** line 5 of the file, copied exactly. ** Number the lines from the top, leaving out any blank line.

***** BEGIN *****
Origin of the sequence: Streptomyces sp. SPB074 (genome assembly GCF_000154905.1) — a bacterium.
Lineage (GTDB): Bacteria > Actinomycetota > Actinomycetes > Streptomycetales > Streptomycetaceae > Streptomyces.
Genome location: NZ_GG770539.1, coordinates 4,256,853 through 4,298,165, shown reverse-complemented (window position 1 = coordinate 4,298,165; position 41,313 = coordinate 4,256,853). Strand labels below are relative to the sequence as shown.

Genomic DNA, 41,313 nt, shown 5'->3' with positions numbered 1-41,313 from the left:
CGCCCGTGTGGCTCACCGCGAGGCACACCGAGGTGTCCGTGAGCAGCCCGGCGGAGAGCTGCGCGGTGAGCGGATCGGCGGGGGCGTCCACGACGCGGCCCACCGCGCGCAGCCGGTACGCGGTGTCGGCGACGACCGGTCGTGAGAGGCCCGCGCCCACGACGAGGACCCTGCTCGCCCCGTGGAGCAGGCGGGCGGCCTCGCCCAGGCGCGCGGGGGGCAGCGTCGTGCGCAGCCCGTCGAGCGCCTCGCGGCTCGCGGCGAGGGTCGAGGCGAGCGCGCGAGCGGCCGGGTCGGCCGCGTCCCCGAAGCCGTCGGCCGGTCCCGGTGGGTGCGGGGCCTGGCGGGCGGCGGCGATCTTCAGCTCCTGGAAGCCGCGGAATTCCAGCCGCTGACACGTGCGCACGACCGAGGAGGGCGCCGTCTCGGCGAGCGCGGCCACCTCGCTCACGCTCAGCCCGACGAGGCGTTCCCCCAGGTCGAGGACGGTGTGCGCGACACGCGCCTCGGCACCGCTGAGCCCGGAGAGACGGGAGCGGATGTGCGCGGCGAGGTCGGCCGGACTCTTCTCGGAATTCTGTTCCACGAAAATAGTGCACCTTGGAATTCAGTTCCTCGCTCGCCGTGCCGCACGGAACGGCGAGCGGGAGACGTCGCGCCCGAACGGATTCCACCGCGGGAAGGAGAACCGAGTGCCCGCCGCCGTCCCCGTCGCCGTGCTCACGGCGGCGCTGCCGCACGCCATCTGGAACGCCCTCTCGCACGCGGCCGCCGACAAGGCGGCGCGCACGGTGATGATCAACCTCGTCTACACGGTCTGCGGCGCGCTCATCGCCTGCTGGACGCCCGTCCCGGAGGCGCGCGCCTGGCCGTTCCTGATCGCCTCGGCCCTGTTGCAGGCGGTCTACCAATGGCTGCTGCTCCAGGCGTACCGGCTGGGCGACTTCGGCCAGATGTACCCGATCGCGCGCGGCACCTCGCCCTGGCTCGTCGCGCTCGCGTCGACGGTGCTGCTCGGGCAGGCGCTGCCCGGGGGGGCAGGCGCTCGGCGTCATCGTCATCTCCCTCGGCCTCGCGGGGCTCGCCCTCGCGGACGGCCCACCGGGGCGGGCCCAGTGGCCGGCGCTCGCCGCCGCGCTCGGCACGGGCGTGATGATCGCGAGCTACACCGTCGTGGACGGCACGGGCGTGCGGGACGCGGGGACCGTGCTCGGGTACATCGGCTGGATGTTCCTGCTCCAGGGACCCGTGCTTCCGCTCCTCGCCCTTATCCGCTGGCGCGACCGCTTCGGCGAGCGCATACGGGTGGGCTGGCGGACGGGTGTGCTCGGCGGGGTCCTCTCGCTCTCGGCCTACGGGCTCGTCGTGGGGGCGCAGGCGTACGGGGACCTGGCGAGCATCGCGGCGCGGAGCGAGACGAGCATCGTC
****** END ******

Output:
CGCCCGTGTGGCTCACCGCGAGGCACACCGAGGTGTCCGTGAGCAGCCCGGCGGAGAGCTGCGCGGTGAGCGGATCGGCGGGGGCGTCCACGACGCGGCCCACCGCGCGCAGCCGGTACGCGGTGTCGGCGACGACCGGTCGTGAGAGGCCCGCGCCCACGACGAGGACCCTGCTCGCCCCGTGGAGCAGGCGGGCGGCCTCGCCCAGGCGCGCGGGGGGCAGCGTCGTGCGCAGCCCGTCGAGCGCCTCGCGGCTCGCGGCGAGGGTCGAGGCGAGCGCGCGAGCGGCCGGGTCGGCCGCGTCCCCGAAGCCGTCGGCCGGTCCCGGTGGGTGCGGGGCCTGGCGGGCGGCGGCGATCTTCAGCTCCTGGAAGCCGCGGAATTCCAGCCGCTGACACGTGCGCACGACCGAGGAGGGCGCCGTCTCGGCGAGCGCGGCCACCTCGCTCACGCTCAGCCCGACGAGGCGTTCCCCCAGGTCGAGGACGGTGTGCGCGACACGCGCCTCGGCACCGCTGAGCCCGGAGAGACGGGAGCGGATGTGCGCGGCGAGGTCGGCCGGACTCTTCTCGGAATTCTGTTCCACGAAAATAGTGCACCTTGGAATTCAGTTCCTCGCTCGCCGTGCCGCACGGAACGGCGAGCGGGAGACGTCGCGCCCGAACGGATTCCACCGCGGGAAGGAGAACCGAGTGCCCGCCGCCGTCCCCGTCGCCGTGCTCACGGCGGCGCTGCCGCACGCCATCTGGAACGCCCTCTCGCACGCGGCCGCCGACAAGGCGGCGCGCACGGTGATGATCAACCTCGTCTACACGGTCTGCGGCGCGCTCATCGCCTGCTGGACGCCCGTCCCGGAGGCGCGCGCCTGGCCGTTCCTGATCGCCTCGGCCCTGTTGCAGGCGGTCTACCAATGGCTGCTGCTCCAGGCGTACCGGCTGGGCGACTTCGGCCAGATGTACCCGATCGCGCGCGGCACCTCGCCCTGGCTCGTCGCGCTCGCGTCGACGGTGCTGCTCGGGCAGGCGCTGCCCGGGGGGGCAGGCGCTCGGCGTCATCGTCATCTCCCTCGGCCTCGCGGGGCTCGCCCTCGCGGACGGCCCACCGGGGCGGGCCCAGTGGCCGGCGCTCGCCGCCGCGCTCGGCACGGGCGTGATGATCGCGAGCTACACCGTCGTGGACGGCACGGGCGTGCGGGACGCGGGGACCGTGCTCGGGTACATCGGCTGGATGTTCCTGCTCCAGGGACCCGTGCTTCCGCTCCTCGCCCTTATCCGCTGGCGCGACCGCTTCGGCGAGCGCATACGGGTGGGCTGGCGGACGGGTGTGCTCGGCGGGGTCCTCTCGCTCTCGGCCTACGGGCTCGTCGTGGGGGCGCAGGCGTACGGGGACCTGGCGAGCATCGCGGCGCGGAGCGAGACGAGCATCGTC